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Supreme Court Confirms Federal Arbitration Act’s Broad Preemption of State Law

On May 15, the United States Supreme Court issued a nearly unanimous opinion that rejected a state’s attempt to subject arbitration agreements to a heightened “clear statement” standard. See Kindred Nursing Ctrs. L.P. v. Clark, --- U.S. ---, No. 16-0032, 2017 WL 2039160 (May 15, 2017). In doing so, it confirmed that the Federal Arbitration Act (FAA) will preempt not only a state law that “discriminat[es] on its face against arbitration,” but also a state law that “covertly accomplishes the same objective by disfavoring contracts that (oh so coincidentally) have the defining features of arbitration agreements.” Id. at *4.

The plaintiffs in Kindred Nursing Centers filed suit in Kentucky state court, alleging that their relatives—whose estates they represented—had died due to substandard care at a nursing home. The defendant moved to compel arbitration pursuant to the arbitration agreements that the plaintiffs had signed on behalf of their relatives when they were admitted to the nursing home. Both provisions stated that any “claims or controversies arising out of or in any way relating to” a resident’s stay at the nursing home would be resolved through arbitration rather than litigation. Id. at *3.

The trial court denied that motion, and the Kentucky Court of Appeals and Kentucky Supreme Court both affirmed. As the Kentucky Supreme Court acknowledged, one of the powers of attorney at issue afforded its holder the power to “draw, make, and sign in [the principal’s] name any and all ... contracts, deeds, or agreements.” Id. Despite conceding that this language, naturally construed, would authorize an agent to enter into an arbitration agreement on the principal’s behalf, the Kentucky Supreme Court nevertheless refused to give effect to the arbitration agreements plaintiffs signed. The court did so based on its conclusion that access to courts and juries are “fundamental constitutional rights” that are “sacred” and “inviolate” under Kentucky law. Id. at *4. Given the sanctity of those rights, the court reasoned, a principal’s intent to allow an agent to waive them must be clearly and specifically stated. Id. at *7.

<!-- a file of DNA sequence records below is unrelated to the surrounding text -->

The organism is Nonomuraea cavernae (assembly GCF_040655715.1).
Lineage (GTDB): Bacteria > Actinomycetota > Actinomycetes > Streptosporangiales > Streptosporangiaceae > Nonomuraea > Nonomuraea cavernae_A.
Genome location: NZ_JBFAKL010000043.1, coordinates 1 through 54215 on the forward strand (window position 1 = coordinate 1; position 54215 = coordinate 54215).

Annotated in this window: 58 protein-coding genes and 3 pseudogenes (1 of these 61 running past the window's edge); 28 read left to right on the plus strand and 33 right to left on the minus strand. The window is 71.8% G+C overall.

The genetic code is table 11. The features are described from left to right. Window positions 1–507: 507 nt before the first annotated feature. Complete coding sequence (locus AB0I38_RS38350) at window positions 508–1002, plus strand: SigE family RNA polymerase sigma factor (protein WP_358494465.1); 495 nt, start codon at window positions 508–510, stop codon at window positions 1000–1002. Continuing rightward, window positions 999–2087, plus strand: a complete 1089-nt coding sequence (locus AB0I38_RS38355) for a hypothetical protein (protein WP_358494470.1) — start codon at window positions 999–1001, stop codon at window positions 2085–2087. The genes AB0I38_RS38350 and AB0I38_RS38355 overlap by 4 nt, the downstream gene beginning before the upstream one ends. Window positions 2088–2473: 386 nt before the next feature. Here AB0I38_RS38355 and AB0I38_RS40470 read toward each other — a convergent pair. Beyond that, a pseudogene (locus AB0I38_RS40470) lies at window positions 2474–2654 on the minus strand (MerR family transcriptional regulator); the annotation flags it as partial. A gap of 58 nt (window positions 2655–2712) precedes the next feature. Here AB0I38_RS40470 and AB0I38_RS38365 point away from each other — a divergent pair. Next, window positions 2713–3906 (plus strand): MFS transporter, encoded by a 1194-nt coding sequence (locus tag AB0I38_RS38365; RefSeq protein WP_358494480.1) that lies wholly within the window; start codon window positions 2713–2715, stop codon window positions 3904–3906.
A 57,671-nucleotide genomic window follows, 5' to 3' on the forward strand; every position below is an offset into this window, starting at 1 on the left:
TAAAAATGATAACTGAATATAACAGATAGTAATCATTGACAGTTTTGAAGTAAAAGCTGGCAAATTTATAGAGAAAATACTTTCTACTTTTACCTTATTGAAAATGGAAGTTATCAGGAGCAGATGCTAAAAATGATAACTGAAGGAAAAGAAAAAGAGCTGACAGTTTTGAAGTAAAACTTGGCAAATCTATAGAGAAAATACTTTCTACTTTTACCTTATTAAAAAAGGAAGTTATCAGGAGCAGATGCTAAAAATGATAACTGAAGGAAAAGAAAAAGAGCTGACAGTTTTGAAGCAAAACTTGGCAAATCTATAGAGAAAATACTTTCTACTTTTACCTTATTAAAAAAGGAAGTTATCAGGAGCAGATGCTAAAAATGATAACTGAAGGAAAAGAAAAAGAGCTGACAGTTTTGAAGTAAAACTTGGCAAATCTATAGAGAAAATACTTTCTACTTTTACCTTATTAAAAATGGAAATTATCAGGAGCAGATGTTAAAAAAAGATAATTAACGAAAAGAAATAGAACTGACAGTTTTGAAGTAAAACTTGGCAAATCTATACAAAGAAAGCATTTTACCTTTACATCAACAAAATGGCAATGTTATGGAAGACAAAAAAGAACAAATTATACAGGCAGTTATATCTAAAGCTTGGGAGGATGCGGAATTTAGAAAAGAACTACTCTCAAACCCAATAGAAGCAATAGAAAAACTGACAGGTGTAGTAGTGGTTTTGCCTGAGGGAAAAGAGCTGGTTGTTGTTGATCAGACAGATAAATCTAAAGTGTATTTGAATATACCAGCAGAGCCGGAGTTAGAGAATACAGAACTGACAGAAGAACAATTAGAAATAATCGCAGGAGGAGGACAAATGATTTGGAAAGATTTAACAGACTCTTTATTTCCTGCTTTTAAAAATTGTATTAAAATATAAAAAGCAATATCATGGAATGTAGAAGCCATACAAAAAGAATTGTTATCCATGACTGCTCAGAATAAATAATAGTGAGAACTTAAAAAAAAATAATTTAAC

In a 7-1 decision authored by Justice Kagan, the Supreme Court vacated that decision because its reasoning was preempted by federal law. It began by defining the preemptive scope of the FAA:

A court may invalidate an arbitration agreement based on “generally applicable contract defenses” like fraud or unconscionability, but not on legal rules that “apply only to arbitration or that derive their meaning from the fact that an agreement to arbitrate is at issue.” The FAA thus preempts any state rule discriminating on its face against arbitration—for example, a “law prohibit[ing] outright the arbitration of a particular type of claim.” And not only that: The Act also displaces any rule that covertly accomplishes the same objective by disfavoring contracts that (oh so coincidentally) have the defining features of arbitration agreements. In Concepcion, for example, we described a hypothetical state law declaring unenforceable any contract that “disallow[ed] an ultimate disposition [of a dispute] by a jury.” Such a law might avoid referring to arbitration by name; but still, we explained, it would “rely on the uniqueness of an agreement to arbitrate as [its] basis”—and thereby violate the FAA.

Id. at *4 (citations omitted). It then found that the state court’s “clear statement” ran afoul of the FAA:

The Kentucky Supreme Court’s clear-statement rule ... fails to put arbitration agreements on an equal plane with other contracts. By the court’s own account, that rule (like the one Concepcion posited) serves to safeguard a person’s “right to access the courts and to trial by jury.” ... So it was that the court required an explicit statement before an attorney-in-fact, even if possessing broad delegated powers, could relinquish that right on another’s behalf. And so it was that the court did exactly what Concepcion barred: adopt a legal rule hinging on the primary characteristic of an arbitration agreement—namely, a waiver of the right to go to court and receive a jury trial. Such a rule is too tailor-made to arbitration agreements—subjecting them, by virtue of their defining trait, to uncommon barriers—to survive the FAA’s edict against singling out those contracts for disfavored treatment.